Get Lost In The Woods

By Mpls.St.Paul Magazine / Inspired by Craig Minowa's My North

When Craig Minowa, frontman of the alternative rock band Cloud Cult, wants to write music and be inspired, he doesn’t seek the bustle and bright lights of the city, he retreats to the woods. In the woods—whether they’re around his family’s home in the Driftless region of southeast Minnesota, or the local parkland in his hometown of Owatonna—the true beauty of the world and man’s tiny place in it is unlocked for Minowa, and he can see and think clearly. From Minowa’s boyhood woods to one of the oldest woods in the state, here are five Minnesota forests worth a jaunt.

Lost 40 Scientific and Natural Area, Tower

One-mile self-guided trail winds its way through the majestic pines of the Lost Forty
The Lost 40 Scientific and Nature Area is home to some of Minnesota's oldest trees.

Thanks to Paul Bunyan, almost all of northern Minnesota’s original forests were felled by the axes and saws of loggers in the 1800s. But thanks to good, old fashioned human error, 40 acres were spared when a surveyor mistakenly plotted them on an 1882 map as wetland instead of forest. Today, the Lost 40 is a collection of downright prehistoric looking, 300-plus year old red pine, white spruce and balsam fir that will give you a whole new perspective on what the Northwoods really was.

Kaplan Woods Parkway, Owatonna

Formerly a state forest, this 225-acre municipal park is where Craig Minowa’s love affair with the woods all began. With more than six miles of trails with uses from biking (mountain and regular), to hiking, to cross-country skiing amidst the backdrop of a dense green canopy, Kaplan Woods doubles down by even having its own lake—Kohlmier—within the park proper.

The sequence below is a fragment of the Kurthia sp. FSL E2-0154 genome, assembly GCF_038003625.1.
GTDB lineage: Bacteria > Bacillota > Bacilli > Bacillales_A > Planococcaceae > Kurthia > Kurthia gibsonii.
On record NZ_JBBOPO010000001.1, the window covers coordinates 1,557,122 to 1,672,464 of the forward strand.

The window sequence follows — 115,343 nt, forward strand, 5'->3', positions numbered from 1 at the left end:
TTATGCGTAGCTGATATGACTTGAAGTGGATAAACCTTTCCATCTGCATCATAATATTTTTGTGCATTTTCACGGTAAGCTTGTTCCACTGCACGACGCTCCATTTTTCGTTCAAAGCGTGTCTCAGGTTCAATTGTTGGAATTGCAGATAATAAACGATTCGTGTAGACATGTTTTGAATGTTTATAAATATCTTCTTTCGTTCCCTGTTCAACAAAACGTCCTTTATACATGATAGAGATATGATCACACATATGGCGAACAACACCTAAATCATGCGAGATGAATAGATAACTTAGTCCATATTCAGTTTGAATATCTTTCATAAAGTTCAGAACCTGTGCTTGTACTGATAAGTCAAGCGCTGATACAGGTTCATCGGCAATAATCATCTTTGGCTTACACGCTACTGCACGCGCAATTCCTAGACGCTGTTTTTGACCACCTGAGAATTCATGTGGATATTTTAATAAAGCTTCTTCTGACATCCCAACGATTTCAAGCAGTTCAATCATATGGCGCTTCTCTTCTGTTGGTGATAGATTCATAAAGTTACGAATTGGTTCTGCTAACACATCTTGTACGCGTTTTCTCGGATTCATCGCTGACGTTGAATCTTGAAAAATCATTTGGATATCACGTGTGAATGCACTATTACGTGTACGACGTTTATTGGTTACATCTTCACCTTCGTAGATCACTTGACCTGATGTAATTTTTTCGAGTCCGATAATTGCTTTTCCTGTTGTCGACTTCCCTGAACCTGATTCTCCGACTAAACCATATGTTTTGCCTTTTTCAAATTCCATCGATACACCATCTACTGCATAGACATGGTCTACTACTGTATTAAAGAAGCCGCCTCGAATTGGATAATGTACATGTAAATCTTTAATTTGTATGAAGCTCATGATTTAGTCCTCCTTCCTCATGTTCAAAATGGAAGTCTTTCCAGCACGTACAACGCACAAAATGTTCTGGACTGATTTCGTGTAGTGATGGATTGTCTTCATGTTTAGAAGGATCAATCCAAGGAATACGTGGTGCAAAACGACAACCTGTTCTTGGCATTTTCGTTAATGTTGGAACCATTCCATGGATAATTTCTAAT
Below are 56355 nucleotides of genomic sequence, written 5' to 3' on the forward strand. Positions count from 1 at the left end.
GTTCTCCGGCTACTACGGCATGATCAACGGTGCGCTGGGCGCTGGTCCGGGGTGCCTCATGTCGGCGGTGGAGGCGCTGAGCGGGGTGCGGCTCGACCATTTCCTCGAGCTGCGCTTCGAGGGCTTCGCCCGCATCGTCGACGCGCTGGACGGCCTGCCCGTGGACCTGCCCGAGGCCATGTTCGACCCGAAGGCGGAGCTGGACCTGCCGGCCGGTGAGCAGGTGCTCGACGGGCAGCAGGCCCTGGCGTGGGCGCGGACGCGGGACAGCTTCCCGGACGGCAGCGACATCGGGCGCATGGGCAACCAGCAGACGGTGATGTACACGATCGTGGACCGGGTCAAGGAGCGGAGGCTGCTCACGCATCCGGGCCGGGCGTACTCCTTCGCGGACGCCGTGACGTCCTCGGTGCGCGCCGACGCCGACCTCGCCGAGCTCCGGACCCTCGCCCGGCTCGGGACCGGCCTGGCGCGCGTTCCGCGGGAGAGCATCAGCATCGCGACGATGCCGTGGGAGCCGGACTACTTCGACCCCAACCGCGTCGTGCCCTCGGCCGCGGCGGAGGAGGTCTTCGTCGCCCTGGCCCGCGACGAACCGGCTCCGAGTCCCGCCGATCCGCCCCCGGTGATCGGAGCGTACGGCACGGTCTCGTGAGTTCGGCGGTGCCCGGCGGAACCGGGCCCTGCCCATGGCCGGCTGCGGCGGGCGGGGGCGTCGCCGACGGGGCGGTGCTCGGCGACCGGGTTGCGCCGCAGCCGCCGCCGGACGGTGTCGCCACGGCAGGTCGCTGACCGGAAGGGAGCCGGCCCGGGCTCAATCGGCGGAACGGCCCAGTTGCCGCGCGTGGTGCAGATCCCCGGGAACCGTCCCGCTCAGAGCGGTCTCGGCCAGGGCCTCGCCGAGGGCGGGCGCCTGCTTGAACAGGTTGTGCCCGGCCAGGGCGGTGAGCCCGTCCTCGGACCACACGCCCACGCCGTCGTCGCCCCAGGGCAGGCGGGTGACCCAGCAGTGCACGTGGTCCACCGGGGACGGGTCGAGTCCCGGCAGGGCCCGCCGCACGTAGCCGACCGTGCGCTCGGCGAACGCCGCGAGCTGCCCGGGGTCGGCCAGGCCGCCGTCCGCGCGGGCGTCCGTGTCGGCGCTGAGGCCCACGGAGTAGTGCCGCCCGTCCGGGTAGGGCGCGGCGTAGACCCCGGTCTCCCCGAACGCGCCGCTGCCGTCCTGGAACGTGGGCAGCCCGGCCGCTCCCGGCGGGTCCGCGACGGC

Wolsfeld Woods, Orono

When it comes to Twin Cities naturescapes, Wolsfeld Woods just west of town in Orono might be the metro’s best-kept secret. Even from the mouth of the woods—an anonymous-looking trailhead that shares a parking lot with a church off of Highway 6—you’d have a hard time believing that what lies ahead is 185 acres of deep, dark, old-growth woods. Sadly, Wolsfeld is among the last of the state’s Big Woods, which stretched from Mankato to St. Cloud before being slowly dismantled by progress. While most people hike or mountain bike through the red oaks, sugar maples and American elms, some choose to trek through Wolsfeld on horseback.

Sand Dunes State Forest, Zimmerman

When you think of Minnesota forests, sandy swaths of oak savannah intermixed with prairie isn’t typically what comes to mind, but that’s precisely what you get in Sand Dunes State Forest. Five miles outside of Zimmerman, Sand Dunes also has a 2,500-acre pine plantation for the Minnesota forest traditionalist, but if you’re camping at Ann Lake, you’ll feel like you’re in a different world. And, more bonus horse stuff, Sand Dunes even has horse campsites, so you can bed down for the night next to your trusty mare.

Lebanon Hills Regional Park, Eagan

Maybe the most complete woodlands in the Twin Cities metro area, Eagan’s Lebanon Hills is known these days for its 10-plus miles of challenging mountain biking trails – but bikers aren’t the only ones who love Leb. Weighing in at nearly 2,000 acres, the heavily wooded park includes eight lakes (and two ponds), 10 miles of horse trails, 19 miles of hiking trails, a nearly 3 mile canoe route and campsites galore.

My North is a weekly video series created in partnership with Mpls.St.Paul Magazine and Explore Minnesota. If you missed Craig Minowa's story, view it here.

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